A few days ago the following Bloomberg headline appeared in The Japan Times: “This Digital Art Collage Sold for a Record $69 Million.” Readers are encouraged to pause for a few minutes to let this sink in. The key word here is “digital.” You see, the work of art in question does not really exist in the real world, you know, that place where most of us reside. It is not in any way tangible! The pricey and impossible-to-hang work is entitled Everydays: The First 5,000 Days and is the creation of one Beeple, or, according to Wikipedia, which is the arbiter of all things “factual” these days, Beeple Crap. Crap, of course, is beyond our remit here at drinkingjapan.org, so we will not delve or step into it. What we will say is that this kind of thing is known as a “non-fungible token,” which is defined by Wiktionary as “a cryptocurrency token that records ownership of something,” and we must say that we are grateful that such tokens do not exist in our world of sensory evaluation.
Last week’s entry was on Pinotage, a varietal closely associated with South Africa. This is a wine that is rarely produced by Japanese wineries. However, we were exceedingly fortunate to have encountered a Japanese Pinotage in our local wine shop recently. We purchased it with real money, held the cool glass bottle in our real hands, and brought it home to pour into a real glass, whose contents were emptied into our very real mouths. Oku-Izumo Vineyards, the producer of this masterpiece, is located in Shimane Prefecture, which is situated in southwestern Honshu. Its capital is Matsue, a castle town whose name is closely linked to that of writer Lafcadio Hearn (a.k.a., Koizumi Yakumo). Oku-Izumo’s Pinotage is pale ruby in color. Cherry, marshmallow (of the non-roasted variety), and Gamay-like bubblegum fill the nose with a bouquet redolent of spring. The experience is intense. This is an off-dry wine with medium (+) acidity, and an abv of 13.5%. The tannins are powerful. There is noticeable drying of the mouth, of which we are rather fond. However, for those who like their tannins a little more subdued, some bottle aging should do the trick. This Pinotage is the real deal, and one of the best that we have ever had.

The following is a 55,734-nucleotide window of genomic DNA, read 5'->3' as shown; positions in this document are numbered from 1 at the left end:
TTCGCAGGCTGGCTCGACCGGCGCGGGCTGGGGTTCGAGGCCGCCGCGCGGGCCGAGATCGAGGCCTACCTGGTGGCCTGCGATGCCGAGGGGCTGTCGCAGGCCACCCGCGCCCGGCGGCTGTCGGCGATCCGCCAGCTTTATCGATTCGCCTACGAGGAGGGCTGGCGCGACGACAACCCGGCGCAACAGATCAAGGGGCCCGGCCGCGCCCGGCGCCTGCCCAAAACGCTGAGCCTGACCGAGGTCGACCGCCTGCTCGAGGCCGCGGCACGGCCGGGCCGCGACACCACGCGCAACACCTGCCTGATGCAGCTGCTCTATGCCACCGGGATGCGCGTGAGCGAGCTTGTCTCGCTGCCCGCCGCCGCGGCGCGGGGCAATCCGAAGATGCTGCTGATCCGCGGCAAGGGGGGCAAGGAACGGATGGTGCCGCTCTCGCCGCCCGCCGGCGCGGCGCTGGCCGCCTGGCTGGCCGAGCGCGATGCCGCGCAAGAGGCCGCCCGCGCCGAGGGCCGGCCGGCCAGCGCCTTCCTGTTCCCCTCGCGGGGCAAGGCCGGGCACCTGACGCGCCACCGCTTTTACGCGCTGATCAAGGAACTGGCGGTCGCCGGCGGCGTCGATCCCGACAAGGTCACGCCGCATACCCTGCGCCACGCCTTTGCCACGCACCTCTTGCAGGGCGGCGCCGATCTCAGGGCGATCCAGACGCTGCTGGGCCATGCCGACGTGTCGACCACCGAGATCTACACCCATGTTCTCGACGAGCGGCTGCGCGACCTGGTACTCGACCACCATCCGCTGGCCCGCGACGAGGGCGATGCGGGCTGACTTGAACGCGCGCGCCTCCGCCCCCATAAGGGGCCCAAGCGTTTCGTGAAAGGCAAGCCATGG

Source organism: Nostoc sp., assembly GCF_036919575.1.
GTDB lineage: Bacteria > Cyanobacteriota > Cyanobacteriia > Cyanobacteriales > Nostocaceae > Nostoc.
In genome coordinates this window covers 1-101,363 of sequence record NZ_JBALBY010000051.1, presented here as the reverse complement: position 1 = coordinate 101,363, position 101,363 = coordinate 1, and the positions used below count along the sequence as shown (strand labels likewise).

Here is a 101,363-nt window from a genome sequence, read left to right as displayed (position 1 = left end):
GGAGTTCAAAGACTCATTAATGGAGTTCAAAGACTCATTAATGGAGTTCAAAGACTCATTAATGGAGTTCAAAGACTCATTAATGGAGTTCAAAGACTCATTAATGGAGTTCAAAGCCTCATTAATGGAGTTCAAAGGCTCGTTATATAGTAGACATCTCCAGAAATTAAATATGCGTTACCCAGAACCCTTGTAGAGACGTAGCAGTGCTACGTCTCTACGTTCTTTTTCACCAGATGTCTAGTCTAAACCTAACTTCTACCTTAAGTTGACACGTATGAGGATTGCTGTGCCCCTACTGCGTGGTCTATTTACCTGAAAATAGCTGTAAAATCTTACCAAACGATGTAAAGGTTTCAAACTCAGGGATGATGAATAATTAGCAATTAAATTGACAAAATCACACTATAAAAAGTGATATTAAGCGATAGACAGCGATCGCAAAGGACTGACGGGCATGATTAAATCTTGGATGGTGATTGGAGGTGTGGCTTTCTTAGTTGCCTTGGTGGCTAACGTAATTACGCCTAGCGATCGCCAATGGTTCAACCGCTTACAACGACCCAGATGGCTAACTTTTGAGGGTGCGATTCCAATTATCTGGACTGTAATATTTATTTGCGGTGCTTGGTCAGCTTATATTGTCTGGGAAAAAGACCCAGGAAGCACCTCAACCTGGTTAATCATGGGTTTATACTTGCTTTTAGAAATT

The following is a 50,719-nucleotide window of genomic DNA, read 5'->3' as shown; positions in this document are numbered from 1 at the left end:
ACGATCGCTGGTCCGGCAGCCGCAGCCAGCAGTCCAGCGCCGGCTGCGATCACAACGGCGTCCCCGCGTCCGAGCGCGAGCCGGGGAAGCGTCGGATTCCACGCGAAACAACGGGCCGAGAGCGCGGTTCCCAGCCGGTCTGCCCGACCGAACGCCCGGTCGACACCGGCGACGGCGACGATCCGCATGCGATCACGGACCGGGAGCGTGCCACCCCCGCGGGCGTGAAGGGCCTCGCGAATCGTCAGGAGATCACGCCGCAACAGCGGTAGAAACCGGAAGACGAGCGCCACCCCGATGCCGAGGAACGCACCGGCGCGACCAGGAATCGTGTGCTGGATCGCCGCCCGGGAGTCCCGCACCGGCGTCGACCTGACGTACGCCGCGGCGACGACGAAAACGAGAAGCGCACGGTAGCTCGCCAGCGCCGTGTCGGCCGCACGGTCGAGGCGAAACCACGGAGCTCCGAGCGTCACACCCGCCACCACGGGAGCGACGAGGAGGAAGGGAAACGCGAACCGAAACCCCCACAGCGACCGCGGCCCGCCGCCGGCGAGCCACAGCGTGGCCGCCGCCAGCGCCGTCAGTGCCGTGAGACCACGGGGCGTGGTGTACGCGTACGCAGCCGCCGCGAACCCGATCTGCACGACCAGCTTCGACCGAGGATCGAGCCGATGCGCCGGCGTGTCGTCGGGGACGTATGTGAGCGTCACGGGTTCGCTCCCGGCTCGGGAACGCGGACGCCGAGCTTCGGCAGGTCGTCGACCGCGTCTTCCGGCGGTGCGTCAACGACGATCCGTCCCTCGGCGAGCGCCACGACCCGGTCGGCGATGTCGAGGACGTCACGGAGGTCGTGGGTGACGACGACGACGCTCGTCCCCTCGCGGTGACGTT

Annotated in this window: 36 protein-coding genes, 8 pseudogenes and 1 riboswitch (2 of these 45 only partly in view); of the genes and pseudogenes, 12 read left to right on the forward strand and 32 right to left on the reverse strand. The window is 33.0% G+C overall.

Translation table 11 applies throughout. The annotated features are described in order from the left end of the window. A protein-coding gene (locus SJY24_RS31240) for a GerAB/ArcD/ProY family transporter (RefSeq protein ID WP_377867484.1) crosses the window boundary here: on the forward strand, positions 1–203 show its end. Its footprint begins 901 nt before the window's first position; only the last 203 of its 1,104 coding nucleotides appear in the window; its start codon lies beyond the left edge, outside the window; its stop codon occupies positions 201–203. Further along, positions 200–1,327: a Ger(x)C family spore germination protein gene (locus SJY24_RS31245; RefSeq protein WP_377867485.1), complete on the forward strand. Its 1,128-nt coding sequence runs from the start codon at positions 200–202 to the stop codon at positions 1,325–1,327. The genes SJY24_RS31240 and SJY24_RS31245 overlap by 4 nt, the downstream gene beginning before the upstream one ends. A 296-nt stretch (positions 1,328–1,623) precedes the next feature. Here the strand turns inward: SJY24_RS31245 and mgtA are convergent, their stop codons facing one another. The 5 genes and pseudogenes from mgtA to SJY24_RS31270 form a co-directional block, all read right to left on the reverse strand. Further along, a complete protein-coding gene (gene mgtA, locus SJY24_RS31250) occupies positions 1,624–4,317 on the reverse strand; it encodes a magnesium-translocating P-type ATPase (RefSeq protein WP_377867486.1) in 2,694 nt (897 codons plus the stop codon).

A number of years ago an unorthodox entrepreneur introduced the world to Invisible Goldfish, essentially an empty fish bowl containing some decorative sea plants. Owners could sit and marvel at their undemanding pets: “Look, can’t you see the tailfin? …Oh, no, that’s a 1959 Cadillac Eldorado.” Ah, if only he were alive today in the age of non-fungible tokens!
Recommendation level (out of five stars):
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